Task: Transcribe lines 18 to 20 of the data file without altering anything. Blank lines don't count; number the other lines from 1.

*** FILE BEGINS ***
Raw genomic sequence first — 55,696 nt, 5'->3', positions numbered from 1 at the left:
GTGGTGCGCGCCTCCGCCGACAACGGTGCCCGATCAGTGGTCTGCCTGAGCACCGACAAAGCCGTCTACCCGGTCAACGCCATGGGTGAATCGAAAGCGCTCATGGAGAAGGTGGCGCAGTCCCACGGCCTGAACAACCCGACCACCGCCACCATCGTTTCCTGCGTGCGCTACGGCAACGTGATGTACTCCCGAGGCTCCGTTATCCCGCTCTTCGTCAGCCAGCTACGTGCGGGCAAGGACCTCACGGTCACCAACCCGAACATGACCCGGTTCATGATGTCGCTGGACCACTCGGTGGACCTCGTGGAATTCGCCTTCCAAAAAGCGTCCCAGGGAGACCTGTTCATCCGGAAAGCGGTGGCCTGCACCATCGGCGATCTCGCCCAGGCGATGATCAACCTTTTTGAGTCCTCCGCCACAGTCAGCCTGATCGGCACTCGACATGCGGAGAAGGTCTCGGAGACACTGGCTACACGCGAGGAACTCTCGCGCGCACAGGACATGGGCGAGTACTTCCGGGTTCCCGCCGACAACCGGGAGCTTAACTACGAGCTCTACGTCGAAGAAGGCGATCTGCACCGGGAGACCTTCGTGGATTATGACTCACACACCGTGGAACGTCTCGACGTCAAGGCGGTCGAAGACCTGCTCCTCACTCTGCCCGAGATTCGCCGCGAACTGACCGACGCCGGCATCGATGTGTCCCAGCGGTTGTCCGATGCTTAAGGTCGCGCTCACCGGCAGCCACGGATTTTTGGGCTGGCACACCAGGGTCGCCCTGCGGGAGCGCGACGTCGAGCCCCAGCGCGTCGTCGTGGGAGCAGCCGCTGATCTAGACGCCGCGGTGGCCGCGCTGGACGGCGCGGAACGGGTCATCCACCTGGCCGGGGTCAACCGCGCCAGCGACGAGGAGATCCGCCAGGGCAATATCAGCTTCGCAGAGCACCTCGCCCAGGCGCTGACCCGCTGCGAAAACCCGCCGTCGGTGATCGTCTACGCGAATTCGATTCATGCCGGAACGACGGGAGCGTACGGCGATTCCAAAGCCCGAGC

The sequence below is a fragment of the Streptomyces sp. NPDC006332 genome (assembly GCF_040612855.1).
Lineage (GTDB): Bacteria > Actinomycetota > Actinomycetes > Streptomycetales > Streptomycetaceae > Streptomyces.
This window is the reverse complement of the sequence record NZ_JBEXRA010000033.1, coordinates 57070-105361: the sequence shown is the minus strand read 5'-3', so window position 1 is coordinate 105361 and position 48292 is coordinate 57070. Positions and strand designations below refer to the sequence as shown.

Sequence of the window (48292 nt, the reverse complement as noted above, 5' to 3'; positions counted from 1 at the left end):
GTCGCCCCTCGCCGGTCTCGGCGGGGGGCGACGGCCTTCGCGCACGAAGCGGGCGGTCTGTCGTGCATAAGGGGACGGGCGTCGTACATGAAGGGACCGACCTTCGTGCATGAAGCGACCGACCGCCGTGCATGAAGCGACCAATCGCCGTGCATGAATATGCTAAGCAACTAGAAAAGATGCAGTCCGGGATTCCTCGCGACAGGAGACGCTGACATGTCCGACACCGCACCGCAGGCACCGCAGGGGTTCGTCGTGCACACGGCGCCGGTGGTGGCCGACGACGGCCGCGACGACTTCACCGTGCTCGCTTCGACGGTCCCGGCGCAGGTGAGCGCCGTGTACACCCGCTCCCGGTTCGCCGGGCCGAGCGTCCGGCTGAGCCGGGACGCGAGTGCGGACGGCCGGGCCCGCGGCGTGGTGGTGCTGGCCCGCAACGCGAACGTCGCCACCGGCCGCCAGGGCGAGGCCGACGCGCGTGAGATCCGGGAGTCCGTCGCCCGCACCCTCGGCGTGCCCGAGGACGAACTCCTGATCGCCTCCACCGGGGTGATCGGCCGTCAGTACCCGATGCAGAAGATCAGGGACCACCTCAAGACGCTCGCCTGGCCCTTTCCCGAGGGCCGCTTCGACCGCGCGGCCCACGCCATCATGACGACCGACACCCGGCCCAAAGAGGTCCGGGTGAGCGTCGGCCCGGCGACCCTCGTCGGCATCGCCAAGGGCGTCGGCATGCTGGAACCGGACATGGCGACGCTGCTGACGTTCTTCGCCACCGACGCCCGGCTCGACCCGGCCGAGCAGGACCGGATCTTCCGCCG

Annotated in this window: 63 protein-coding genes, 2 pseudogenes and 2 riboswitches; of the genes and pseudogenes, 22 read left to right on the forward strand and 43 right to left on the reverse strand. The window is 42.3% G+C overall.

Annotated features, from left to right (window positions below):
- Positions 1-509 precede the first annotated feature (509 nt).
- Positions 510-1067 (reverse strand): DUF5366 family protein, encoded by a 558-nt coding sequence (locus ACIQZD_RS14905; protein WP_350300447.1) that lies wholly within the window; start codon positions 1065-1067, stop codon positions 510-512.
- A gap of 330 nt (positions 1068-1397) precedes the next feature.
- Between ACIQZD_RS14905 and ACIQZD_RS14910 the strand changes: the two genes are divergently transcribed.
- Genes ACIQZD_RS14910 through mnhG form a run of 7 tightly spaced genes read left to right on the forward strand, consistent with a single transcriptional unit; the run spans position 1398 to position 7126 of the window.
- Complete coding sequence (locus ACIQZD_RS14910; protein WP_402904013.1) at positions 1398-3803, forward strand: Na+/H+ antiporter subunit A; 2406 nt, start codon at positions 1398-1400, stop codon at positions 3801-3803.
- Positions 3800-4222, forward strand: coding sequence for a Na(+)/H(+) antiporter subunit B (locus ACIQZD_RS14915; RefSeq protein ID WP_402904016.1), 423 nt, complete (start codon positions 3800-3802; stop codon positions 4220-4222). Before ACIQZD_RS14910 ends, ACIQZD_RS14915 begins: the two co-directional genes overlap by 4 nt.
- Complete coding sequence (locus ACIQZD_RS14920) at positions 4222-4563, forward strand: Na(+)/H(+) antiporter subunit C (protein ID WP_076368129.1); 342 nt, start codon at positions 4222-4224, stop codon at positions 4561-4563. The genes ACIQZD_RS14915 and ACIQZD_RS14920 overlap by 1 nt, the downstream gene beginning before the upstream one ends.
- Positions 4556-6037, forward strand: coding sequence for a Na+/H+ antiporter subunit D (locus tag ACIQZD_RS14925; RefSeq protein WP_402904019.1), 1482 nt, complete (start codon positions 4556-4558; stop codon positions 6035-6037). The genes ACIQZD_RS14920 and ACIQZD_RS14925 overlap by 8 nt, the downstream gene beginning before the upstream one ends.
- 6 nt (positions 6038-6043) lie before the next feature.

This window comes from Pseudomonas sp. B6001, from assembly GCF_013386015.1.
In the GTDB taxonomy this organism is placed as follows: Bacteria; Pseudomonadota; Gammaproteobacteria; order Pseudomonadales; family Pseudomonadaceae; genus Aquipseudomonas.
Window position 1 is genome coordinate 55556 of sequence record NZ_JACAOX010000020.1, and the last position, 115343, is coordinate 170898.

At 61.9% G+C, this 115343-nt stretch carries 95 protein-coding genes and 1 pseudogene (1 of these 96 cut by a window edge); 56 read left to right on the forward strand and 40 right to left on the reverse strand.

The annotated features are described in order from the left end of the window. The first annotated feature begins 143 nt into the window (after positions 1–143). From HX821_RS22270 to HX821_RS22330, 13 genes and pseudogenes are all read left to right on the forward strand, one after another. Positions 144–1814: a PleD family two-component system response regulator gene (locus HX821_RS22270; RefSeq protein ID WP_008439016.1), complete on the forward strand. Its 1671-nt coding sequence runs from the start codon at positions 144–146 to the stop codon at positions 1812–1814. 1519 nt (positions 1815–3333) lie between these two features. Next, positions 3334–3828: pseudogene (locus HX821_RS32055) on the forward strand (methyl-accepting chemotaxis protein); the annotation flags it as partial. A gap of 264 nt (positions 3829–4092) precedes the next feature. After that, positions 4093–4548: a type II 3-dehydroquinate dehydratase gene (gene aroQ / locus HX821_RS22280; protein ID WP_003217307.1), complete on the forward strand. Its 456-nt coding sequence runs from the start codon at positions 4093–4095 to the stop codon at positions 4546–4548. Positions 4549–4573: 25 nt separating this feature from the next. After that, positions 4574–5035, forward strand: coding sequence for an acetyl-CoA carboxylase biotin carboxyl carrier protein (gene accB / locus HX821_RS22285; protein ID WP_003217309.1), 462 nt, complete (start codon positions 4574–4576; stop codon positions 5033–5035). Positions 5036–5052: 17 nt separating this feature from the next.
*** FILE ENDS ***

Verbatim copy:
- Positions 4556-6037, forward strand: coding sequence for a Na+/H+ antiporter subunit D (locus tag ACIQZD_RS14925; RefSeq protein WP_402904019.1), 1482 nt, complete (start codon positions 4556-4558; stop codon positions 6035-6037). The genes ACIQZD_RS14920 and ACIQZD_RS14925 overlap by 8 nt, the downstream gene beginning before the upstream one ends.
- 6 nt (positions 6038-6043) lie before the next feature.

This window comes from Pseudomonas sp. B6001, from assembly GCF_013386015.1.